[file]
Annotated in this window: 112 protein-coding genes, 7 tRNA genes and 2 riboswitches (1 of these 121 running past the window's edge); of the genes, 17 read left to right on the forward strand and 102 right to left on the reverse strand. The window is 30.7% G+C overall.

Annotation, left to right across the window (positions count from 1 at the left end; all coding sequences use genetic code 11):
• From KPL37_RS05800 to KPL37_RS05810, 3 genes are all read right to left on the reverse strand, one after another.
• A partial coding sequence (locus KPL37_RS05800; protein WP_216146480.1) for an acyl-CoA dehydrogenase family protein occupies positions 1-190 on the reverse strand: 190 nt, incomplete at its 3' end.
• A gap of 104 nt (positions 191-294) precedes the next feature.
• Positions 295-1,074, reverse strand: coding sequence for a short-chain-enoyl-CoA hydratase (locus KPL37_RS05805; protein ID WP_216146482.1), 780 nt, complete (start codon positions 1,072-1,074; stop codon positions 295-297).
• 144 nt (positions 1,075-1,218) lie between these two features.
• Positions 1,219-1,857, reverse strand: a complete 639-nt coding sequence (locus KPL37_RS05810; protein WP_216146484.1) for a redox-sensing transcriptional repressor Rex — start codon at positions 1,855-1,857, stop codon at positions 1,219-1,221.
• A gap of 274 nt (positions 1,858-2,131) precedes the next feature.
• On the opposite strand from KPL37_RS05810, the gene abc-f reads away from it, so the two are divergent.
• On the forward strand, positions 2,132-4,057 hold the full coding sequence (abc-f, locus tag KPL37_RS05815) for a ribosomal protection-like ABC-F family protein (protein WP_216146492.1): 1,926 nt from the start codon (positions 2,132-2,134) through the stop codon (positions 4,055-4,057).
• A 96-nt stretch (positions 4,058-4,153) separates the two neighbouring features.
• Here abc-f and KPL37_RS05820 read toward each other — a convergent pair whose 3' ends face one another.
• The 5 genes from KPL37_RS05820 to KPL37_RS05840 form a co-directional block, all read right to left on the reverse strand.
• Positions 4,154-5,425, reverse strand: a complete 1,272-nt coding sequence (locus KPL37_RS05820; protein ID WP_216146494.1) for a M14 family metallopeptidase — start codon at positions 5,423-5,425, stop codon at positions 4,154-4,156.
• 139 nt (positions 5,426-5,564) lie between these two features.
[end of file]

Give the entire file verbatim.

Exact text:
Annotated in this window: 112 protein-coding genes, 7 tRNA genes and 2 riboswitches (1 of these 121 running past the window's edge); of the genes, 17 read left to right on the forward strand and 102 right to left on the reverse strand. The window is 30.7% G+C overall.

Annotation, left to right across the window (positions count from 1 at the left end; all coding sequences use genetic code 11):
• From KPL37_RS05800 to KPL37_RS05810, 3 genes are all read right to left on the reverse strand, one after another.
• A partial coding sequence (locus KPL37_RS05800; protein WP_216146480.1) for an acyl-CoA dehydrogenase family protein occupies positions 1-190 on the reverse strand: 190 nt, incomplete at its 3' end.
• A gap of 104 nt (positions 191-294) precedes the next feature.
• Positions 295-1,074, reverse strand: coding sequence for a short-chain-enoyl-CoA hydratase (locus KPL37_RS05805; protein ID WP_216146482.1), 780 nt, complete (start codon positions 1,072-1,074; stop codon positions 295-297).
• 144 nt (positions 1,075-1,218) lie between these two features.
• Positions 1,219-1,857, reverse strand: a complete 639-nt coding sequence (locus KPL37_RS05810; protein WP_216146484.1) for a redox-sensing transcriptional repressor Rex — start codon at positions 1,855-1,857, stop codon at positions 1,219-1,221.
• A gap of 274 nt (positions 1,858-2,131) precedes the next feature.
• On the opposite strand from KPL37_RS05810, the gene abc-f reads away from it, so the two are divergent.
• On the forward strand, positions 2,132-4,057 hold the full coding sequence (abc-f, locus tag KPL37_RS05815) for a ribosomal protection-like ABC-F family protein (protein WP_216146492.1): 1,926 nt from the start codon (positions 2,132-2,134) through the stop codon (positions 4,055-4,057).
• A 96-nt stretch (positions 4,058-4,153) separates the two neighbouring features.
• Here abc-f and KPL37_RS05820 read toward each other — a convergent pair whose 3' ends face one another.
• The 5 genes from KPL37_RS05820 to KPL37_RS05840 form a co-directional block, all read right to left on the reverse strand.
• Positions 4,154-5,425, reverse strand: a complete 1,272-nt coding sequence (locus KPL37_RS05820; protein ID WP_216146494.1) for a M14 family metallopeptidase — start codon at positions 5,423-5,425, stop codon at positions 4,154-4,156.
• 139 nt (positions 5,426-5,564) lie between these two features.